Skin Safety 101

More than 1 million people in the U.S. will be diagnosed with non-malignant skin cancer this year and another 60,000 will get malignant melanoma.

Many common sunscreens do little to protect users from the most harmful effects of sunlight caused by ultraviolet (UV) radiation.

Approximately 5% of the solar light reaching the Earth is UV rays. The vast majority of this light is in the form of skin-penetrating UVA radiation. UVB, the fraction that causes sunburn, makes up just 4% of this UV light, while another variation, UVC, is filtered out by the atmosphere.

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consequences of Continuous Skin Damage

Ultraviolet Rays and Our Skin

UV light can break the chemical bonds of epidermal cells; including DNA, enzymes, and proteins. This kills cells directly, causes cancerous cell growth, inhibits the body's anti-cancer defenses and does other damage to skin cells.

For years the sunscreen industry has focused primarily on UVB, the light that causes the most immediate skin damage, inflicting sunburn as well as increasing skin cancer risk. The SPF test is designed to measure the UVB protection of a sunscreen.

UVA, however, penetrates deeper into the epidermal layer than UVB, reaching the fragile subcutaneous tissue, and creates harmful free radicals when it interacts with certain chemicals in the skin. UVA-induced stress leads to immune suppression of epidermis.

Naturally occurring chemicals such as vitamin B2 have been linked to tumor formation after interacting with UVA. UVA also sensitizes skin for people taking antibiotics, hormonal contraceptives and other pharmaceuticals.

UVA damage occurs before any visible sunburn and is increasingly being recognized as the major contributor to UV-related skin damage and aging. This shift in our understanding of UV-related skin damage brings to light the pressing problem with many sunscreens: they effectively shield skin from UVB rays, but leave users vulnerable to UVA damage.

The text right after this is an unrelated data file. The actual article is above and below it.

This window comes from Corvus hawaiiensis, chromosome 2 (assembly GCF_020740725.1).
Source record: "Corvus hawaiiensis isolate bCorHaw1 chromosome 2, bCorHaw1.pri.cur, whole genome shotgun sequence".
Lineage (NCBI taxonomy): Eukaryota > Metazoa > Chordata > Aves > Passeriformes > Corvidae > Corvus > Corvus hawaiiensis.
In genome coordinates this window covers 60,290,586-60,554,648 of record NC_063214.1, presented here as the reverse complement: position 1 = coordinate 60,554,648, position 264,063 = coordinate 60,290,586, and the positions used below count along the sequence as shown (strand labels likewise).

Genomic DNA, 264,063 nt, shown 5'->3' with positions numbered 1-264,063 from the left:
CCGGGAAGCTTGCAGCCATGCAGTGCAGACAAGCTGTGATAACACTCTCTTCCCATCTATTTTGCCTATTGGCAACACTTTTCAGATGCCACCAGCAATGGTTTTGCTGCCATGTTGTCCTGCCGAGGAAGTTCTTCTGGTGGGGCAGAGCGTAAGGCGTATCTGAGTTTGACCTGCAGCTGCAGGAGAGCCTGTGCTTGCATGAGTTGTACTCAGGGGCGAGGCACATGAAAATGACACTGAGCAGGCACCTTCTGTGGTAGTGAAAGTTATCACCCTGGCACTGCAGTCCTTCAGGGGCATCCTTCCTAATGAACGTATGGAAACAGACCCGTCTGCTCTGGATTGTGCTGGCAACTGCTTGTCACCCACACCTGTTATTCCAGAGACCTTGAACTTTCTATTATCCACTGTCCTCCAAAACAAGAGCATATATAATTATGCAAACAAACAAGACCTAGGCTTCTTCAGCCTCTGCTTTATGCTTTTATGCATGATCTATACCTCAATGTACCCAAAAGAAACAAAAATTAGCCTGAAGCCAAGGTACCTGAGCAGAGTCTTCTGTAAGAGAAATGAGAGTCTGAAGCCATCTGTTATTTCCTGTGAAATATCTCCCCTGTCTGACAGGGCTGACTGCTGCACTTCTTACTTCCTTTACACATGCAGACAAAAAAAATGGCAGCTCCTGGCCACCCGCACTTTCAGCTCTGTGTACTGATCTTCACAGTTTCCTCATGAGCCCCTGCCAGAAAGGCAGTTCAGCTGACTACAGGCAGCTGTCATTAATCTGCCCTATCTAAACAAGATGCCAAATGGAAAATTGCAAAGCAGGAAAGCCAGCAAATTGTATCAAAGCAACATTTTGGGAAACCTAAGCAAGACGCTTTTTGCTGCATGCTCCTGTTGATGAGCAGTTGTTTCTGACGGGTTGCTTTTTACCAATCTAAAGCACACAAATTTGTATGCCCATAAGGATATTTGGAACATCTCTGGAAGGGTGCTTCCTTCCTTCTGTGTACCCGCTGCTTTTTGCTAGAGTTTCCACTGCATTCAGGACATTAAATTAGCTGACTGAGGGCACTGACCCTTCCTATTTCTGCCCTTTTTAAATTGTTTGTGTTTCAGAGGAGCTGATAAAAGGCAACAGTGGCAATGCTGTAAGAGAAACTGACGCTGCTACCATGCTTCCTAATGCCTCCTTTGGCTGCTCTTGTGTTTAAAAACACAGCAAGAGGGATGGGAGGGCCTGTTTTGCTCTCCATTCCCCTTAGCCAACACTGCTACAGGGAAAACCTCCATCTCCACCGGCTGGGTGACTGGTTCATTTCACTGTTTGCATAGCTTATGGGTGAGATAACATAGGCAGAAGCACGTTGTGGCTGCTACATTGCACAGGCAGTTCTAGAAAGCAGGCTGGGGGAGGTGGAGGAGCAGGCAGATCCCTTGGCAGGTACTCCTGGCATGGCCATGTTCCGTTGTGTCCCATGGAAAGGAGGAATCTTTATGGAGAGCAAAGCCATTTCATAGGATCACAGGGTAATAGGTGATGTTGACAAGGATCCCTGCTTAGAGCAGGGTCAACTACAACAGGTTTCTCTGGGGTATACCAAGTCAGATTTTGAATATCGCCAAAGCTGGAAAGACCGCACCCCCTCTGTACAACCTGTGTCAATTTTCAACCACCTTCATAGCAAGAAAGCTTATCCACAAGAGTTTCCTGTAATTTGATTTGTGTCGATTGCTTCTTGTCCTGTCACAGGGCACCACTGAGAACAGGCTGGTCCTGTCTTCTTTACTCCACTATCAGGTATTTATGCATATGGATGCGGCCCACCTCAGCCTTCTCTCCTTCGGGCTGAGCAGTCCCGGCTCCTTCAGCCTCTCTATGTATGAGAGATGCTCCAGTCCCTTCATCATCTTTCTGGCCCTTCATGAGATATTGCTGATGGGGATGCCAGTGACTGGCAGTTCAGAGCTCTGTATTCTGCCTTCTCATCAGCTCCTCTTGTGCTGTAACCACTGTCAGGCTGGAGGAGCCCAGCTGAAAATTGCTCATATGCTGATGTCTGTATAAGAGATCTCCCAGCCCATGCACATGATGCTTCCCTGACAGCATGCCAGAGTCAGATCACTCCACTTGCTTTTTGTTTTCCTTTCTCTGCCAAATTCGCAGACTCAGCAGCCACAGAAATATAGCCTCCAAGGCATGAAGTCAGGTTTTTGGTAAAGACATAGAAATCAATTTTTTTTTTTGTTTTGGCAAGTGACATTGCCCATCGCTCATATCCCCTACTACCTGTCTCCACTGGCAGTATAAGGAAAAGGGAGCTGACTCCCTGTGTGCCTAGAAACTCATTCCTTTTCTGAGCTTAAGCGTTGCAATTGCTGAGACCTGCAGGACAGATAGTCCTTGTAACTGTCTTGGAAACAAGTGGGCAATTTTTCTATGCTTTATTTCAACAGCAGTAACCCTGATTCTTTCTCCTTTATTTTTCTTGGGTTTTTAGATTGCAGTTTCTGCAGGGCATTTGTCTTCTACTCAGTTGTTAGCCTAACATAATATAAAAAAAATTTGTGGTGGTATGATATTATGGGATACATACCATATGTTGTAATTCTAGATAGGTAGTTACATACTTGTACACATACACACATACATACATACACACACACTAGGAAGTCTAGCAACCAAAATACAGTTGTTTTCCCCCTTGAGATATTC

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consequences of Continuous Skin Damage

Identifying Basal Cell Carcinoma

Skin cancer rates have climbed in the U.S. at roughly 3% a year since 1981. The three main types are basal-cell carcinoma (BCC), squamous-cell carcinoma (SCC), and malignant melanoma.

Basal-cell carcinoma is usually found in areas of the skin exposed to sunlight, and typically appears as a raised, hard, red or red-grey, pearly wound, often found on the forehead, eyelids, cheeks, nose, and lips.

Squamous-cell carcinoma occurs most frequently on skin exposed to sunlight over long periods of time, and usually develops in areas where skin has been damaged by the sun such as areas with blemishes or freckles. These blemishes developed into very rough and scaly patches with minor areas of open wound that do not heal.

They eventually grow into larger wounds with crusts. BCC and SCC are localized and unlikely to spread. They are the most common forms of skin cancer.

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Beware of Malignant Melanomas

Malignant melanoma is more rare and potentially deadly. It often shows itself as a spot that begins to grow, bleed, or change its color, shape or texture. It usually spreads if not treated in the early stage. Malignant melanomas are responsible for 75% of epidermal cancer deaths and are the sixth most common cancer in American men and women.

The most common places to develop skin cancer are those exposed to the most sun: the face, arms, neck, legs, and hands. Risk factors for skin cancer include sunburn or excessive sun damage, especially early in life.

Review of nearly 30 studies indicates that just a few severe sunburns during childhood or adolescence can double the likelihood of developing malignant melanoma later in life. Other risk factors include freckles, light skin color, eye color, or hair color, personal or family history of epidermal cancer, and the presence of certain types of moles.

The influence of UVA on epidermal cancer is still being studied. There is some evidence that UVA contributes to basal cell carcinoma and concerns that it may related to melanoma as well.

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Minimizing Chances of Squamous Carcinoma

The role of sunscreen: Controlled studies comparing sunscreen users with non-users indicate that sunscreen can reduce the risk of squamous-cell carcinoma, a common form of skin cancer. There is little substantial evidence, however, that sunscreen reduces the risk of the other common types of skin cancer, basal-cell carcinoma and melanoma.

One study did find a reduced frequency of mutations in the p53 tumor suppressor gene among basal-cell carcinoma patients who regularly used sunscreen. Mutations in the p53 gene cause up to 80% of skin cancer cases; therefore this study suggests that sunscreen reduces sun-induced basal-cell carcinoma, while potentially leaving only individuals with genetic susceptibility to the disease's other pathways vulnerable.